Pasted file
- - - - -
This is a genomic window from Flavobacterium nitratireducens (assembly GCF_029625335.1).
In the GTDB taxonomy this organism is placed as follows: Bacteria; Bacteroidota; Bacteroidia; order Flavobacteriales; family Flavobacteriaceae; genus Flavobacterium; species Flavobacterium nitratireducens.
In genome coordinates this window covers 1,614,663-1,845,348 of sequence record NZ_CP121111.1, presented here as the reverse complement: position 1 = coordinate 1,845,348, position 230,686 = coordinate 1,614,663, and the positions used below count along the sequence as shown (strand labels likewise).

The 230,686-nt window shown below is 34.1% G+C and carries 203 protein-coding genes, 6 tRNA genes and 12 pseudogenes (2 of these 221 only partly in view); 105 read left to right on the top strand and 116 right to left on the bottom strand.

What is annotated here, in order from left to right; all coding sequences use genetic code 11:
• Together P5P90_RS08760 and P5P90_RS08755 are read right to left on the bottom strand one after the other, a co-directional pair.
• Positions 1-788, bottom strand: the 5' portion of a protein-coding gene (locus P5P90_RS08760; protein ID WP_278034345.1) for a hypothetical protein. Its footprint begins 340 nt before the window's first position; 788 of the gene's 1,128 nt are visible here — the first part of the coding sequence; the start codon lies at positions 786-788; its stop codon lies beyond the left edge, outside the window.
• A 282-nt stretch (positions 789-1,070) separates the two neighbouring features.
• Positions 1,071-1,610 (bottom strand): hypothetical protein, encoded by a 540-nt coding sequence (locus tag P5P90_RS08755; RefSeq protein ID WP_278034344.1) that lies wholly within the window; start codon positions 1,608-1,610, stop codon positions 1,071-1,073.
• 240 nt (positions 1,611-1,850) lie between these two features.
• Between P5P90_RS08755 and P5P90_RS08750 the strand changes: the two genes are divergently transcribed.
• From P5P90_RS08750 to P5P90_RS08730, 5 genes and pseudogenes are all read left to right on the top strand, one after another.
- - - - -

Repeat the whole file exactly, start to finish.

This is a genomic window from Flavobacterium nitratireducens (assembly GCF_029625335.1).
In the GTDB taxonomy this organism is placed as follows: Bacteria; Bacteroidota; Bacteroidia; order Flavobacteriales; family Flavobacteriaceae; genus Flavobacterium; species Flavobacterium nitratireducens.
In genome coordinates this window covers 1,614,663-1,845,348 of sequence record NZ_CP121111.1, presented here as the reverse complement: position 1 = coordinate 1,845,348, position 230,686 = coordinate 1,614,663, and the positions used below count along the sequence as shown (strand labels likewise).

The 230,686-nt window shown below is 34.1% G+C and carries 203 protein-coding genes, 6 tRNA genes and 12 pseudogenes (2 of these 221 only partly in view); 105 read left to right on the top strand and 116 right to left on the bottom strand.

What is annotated here, in order from left to right; all coding sequences use genetic code 11:
• Together P5P90_RS08760 and P5P90_RS08755 are read right to left on the bottom strand one after the other, a co-directional pair.
• Positions 1-788, bottom strand: the 5' portion of a protein-coding gene (locus P5P90_RS08760; protein ID WP_278034345.1) for a hypothetical protein. Its footprint begins 340 nt before the window's first position; 788 of the gene's 1,128 nt are visible here — the first part of the coding sequence; the start codon lies at positions 786-788; its stop codon lies beyond the left edge, outside the window.
• A 282-nt stretch (positions 789-1,070) separates the two neighbouring features.
• Positions 1,071-1,610 (bottom strand): hypothetical protein, encoded by a 540-nt coding sequence (locus tag P5P90_RS08755; RefSeq protein ID WP_278034344.1) that lies wholly within the window; start codon positions 1,608-1,610, stop codon positions 1,071-1,073.
• 240 nt (positions 1,611-1,850) lie between these two features.
• Between P5P90_RS08755 and P5P90_RS08750 the strand changes: the two genes are divergently transcribed.
• From P5P90_RS08750 to P5P90_RS08730, 5 genes and pseudogenes are all read left to right on the top strand, one after another.